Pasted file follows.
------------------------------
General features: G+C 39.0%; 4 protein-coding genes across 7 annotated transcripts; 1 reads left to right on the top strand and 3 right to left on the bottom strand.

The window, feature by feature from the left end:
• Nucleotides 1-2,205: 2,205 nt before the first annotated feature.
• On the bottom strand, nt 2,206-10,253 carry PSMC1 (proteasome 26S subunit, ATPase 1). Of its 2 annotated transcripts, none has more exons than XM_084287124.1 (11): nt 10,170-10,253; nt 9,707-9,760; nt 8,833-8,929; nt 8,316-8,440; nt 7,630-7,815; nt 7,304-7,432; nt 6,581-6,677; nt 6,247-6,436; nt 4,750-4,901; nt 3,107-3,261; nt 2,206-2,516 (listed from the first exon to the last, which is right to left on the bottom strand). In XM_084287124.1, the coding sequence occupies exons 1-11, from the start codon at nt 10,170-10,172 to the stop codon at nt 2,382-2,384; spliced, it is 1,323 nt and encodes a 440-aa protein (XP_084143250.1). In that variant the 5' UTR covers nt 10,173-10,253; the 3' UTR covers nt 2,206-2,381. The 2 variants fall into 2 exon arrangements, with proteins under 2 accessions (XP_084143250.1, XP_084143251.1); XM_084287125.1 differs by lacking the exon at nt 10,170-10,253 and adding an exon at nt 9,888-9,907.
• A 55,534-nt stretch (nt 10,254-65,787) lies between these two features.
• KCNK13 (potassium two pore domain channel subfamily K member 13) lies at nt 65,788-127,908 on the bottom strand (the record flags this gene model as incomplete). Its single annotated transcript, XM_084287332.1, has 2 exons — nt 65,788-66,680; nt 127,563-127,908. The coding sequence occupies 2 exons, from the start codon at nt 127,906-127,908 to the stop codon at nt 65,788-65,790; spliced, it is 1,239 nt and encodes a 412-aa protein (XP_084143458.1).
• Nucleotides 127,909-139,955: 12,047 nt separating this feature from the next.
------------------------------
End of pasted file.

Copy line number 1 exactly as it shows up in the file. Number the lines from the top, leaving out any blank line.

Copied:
General features: G+C 39.0%; 4 protein-coding genes across 7 annotated transcripts; 1 reads left to right on the top strand and 3 right to left on the bottom strand.